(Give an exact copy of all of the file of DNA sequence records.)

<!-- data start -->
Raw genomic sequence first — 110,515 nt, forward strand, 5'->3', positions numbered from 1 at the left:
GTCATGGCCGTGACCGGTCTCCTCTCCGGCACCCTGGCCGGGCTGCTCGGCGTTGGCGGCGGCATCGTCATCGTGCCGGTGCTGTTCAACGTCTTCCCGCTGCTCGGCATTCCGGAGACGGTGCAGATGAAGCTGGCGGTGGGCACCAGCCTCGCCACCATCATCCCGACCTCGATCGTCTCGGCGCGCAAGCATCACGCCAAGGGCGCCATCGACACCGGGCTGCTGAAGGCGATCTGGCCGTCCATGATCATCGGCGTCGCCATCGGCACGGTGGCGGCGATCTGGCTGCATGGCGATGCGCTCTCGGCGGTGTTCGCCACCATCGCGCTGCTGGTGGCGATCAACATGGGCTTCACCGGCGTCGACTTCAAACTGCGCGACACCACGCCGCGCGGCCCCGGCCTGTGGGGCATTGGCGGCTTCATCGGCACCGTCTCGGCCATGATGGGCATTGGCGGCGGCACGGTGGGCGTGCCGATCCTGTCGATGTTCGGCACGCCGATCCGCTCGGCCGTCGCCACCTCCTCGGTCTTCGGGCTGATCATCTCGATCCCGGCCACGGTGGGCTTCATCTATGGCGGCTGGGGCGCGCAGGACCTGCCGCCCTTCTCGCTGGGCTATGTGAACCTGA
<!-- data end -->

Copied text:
Raw genomic sequence first — 110,515 nt, forward strand, 5'->3', positions numbered from 1 at the left:
GTCATGGCCGTGACCGGTCTCCTCTCCGGCACCCTGGCCGGGCTGCTCGGCGTTGGCGGCGGCATCGTCATCGTGCCGGTGCTGTTCAACGTCTTCCCGCTGCTCGGCATTCCGGAGACGGTGCAGATGAAGCTGGCGGTGGGCACCAGCCTCGCCACCATCATCCCGACCTCGATCGTCTCGGCGCGCAAGCATCACGCCAAGGGCGCCATCGACACCGGGCTGCTGAAGGCGATCTGGCCGTCCATGATCATCGGCGTCGCCATCGGCACGGTGGCGGCGATCTGGCTGCATGGCGATGCGCTCTCGGCGGTGTTCGCCACCATCGCGCTGCTGGTGGCGATCAACATGGGCTTCACCGGCGTCGACTTCAAACTGCGCGACACCACGCCGCGCGGCCCCGGCCTGTGGGGCATTGGCGGCTTCATCGGCACCGTCTCGGCCATGATGGGCATTGGCGGCGGCACGGTGGGCGTGCCGATCCTGTCGATGTTCGGCACGCCGATCCGCTCGGCCGTCGCCACCTCCTCGGTCTTCGGGCTGATCATCTCGATCCCGGCCACGGTGGGCTTCATCTATGGCGGCTGGGGCGCGCAGGACCTGCCGCCCTTCTCGCTGGGCTATGTGAACCTGA